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“It’s becoming harder to care about Sunderland - I’m not disappointed when a game is called off”

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“It is becoming harder to care about Sunderland. The 2-1 defeat to Burton on Tuesday felt about as tinpot as it gets” says Paddy Hollis.

Almost derelict Stadium of Light. Photo by Dave Howarth/EMPICS/PA Images via Getty Images

This season feels lethargic to say the least, but there is something I have found myself considering more and more this year more than anything - I’m less bothered about Sunderland not playing on a Saturday.

In the past, when a weekend came about when Sunderland weren’t playing, I used to be disappointed. Football on a Saturday always gives you something to look out for. Going to a match is often a good day out, regardless of the outcome. It’s a big event; my last match was the Shrewsbury match back in October (I’m currently living in Wales) and other than the result we had a great time.

This season has seen several weekends come and go without any match - whether that be because of an international break or, like this week, not getting past the first round of the FA Cup for the first ever time in our history.

Honestly, I was once gutted whenever there wasn’t a Sunderland match on a Saturday. It just didn’t feel right, especially when we would have matches called off for international breaks. Why we couldn’t do without Jon McLaughlin or Tom Flanagan for a week or two was beyond me.

Sunderland v Coventry City - Sky Bet League One Photo by Ian Horrocks/Sunderland AFC via Getty Images

I did think this is my thinking because Sunderland aren’t very good. Yet the fact I’ve enjoyed looking out for the scores on Saturday at some point in 16 years of following the lads means that can’t be the case.

How often have we been genuinely good in this period - a year and a half maybe?

That’s probably pessimistic, but its not too far from the truth really.

Admittedly, as I write this on a Friday afternoon, I’ll be frustrated when there’s no Sunderland game. December looks like a scarce month for fixtures, with only two matches taking place between the start of the month and Christmas - this partially being down to Bury being removed from the Football League, something which has given the division a strange look since the summer.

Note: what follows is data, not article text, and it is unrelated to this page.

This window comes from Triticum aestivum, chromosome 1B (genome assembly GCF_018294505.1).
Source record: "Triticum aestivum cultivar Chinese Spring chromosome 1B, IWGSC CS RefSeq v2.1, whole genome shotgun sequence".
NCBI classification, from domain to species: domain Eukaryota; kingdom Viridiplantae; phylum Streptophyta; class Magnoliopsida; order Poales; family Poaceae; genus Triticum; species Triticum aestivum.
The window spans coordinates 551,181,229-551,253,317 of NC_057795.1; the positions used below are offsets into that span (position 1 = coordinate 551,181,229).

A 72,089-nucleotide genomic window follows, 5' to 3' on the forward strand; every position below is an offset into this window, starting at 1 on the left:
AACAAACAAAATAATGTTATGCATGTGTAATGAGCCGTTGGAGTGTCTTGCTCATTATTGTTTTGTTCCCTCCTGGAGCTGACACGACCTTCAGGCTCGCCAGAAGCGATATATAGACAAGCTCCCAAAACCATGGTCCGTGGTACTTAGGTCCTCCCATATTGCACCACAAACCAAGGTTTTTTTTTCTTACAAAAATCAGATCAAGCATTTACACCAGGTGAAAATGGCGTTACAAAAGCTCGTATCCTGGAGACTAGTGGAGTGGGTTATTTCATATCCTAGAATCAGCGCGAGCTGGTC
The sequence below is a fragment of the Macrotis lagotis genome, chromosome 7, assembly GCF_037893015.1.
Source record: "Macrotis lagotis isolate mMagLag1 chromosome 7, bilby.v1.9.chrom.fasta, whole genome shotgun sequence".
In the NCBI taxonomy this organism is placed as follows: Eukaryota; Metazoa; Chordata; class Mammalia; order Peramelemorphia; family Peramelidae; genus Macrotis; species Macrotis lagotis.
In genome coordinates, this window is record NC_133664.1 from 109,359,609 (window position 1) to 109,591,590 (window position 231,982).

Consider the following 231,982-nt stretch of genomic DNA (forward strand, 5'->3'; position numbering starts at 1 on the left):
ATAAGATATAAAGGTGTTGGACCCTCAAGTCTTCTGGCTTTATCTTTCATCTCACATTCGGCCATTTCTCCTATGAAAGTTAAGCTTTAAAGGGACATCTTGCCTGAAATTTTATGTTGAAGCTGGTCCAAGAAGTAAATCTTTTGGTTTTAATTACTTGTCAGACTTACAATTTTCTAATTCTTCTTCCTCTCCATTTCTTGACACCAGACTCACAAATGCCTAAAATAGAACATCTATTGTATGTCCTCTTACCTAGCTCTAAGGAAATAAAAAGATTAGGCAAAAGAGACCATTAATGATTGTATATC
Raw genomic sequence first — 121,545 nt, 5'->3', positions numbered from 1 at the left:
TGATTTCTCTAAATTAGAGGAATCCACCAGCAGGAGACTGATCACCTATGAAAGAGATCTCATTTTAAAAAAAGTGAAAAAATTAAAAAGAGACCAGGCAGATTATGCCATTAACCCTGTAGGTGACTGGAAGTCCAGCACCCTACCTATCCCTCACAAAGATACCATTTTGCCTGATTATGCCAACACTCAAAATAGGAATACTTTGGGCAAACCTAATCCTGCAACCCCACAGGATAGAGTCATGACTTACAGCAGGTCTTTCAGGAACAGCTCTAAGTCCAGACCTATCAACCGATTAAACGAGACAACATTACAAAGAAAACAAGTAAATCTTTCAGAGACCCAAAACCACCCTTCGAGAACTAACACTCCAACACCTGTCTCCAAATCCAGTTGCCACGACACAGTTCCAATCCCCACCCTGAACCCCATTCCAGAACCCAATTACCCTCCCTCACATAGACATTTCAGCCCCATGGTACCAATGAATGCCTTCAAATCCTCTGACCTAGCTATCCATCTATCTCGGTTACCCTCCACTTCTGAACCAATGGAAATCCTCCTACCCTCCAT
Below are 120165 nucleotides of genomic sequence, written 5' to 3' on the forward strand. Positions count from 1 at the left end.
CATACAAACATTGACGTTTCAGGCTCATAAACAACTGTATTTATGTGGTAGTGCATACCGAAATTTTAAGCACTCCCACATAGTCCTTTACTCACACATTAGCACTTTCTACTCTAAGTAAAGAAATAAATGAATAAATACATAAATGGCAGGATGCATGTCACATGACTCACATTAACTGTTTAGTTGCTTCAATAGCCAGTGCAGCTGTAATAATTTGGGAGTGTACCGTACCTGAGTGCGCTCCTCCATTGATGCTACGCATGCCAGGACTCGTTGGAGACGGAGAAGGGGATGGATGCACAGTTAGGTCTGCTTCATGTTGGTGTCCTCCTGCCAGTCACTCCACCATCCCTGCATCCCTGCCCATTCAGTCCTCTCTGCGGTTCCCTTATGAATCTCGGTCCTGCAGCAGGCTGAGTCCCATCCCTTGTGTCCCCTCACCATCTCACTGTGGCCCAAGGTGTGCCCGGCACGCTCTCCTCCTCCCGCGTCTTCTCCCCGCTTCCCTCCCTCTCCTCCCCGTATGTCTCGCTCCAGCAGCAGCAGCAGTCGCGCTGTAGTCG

Watching Sunderland play has usually been something of a novelty for me. I’ve lived, studied and now work far from the bright lights of the SoL, so following the games has become harder and when the chance comes it’s one I rarely miss. Not having a match on a Saturday afternoon makes the period between 3pm and 5pm feel empty. Yes, there’s other football to keep tabs on, but its just not the same is it?

Sunderland v Coventry City - Sky Bet Championship -Stadium of Light Photo by Dave Howarth/EMPICS/PA Images via Getty Images

The period which we currently find our club in is, as is so often shoved in our faces and down our throats, the lowest in Sunderland’s history. Having already been turned over five times by teams who have taken advantage of our performances completely devolved of tactics or bite, the season is quickly turning into a dystopian nightmare... although I’d like to think George Orwell would have better taste in a football team.

Having said this, and not as someone who will be able to go to many matches this season, it is becoming harder to care about Sunderland. The 2-1 defeat to Burton on Tuesday felt about as tinpot as it gets. At least in the Premier League when a team would dance through our timid defence you could almost accept it. When players such as Aguero, Salah and Sterling make your team look amateur there is an essence of knowing it’s because Sunderland can’t compete with those kinds of players.

When Liam Boyce and Adebayo Akinfenwa are doing it, it just feels naff.

This article may have gone off the rails a bit, almost like Phil Parkinson’s still relatively short career on Wearside, but the point is this: I will say that it’s nice to avoid watching Sunderland on a Saturday afternoon but deep down, I’ll miss it.

There’s very few of us out there who wouldn’t.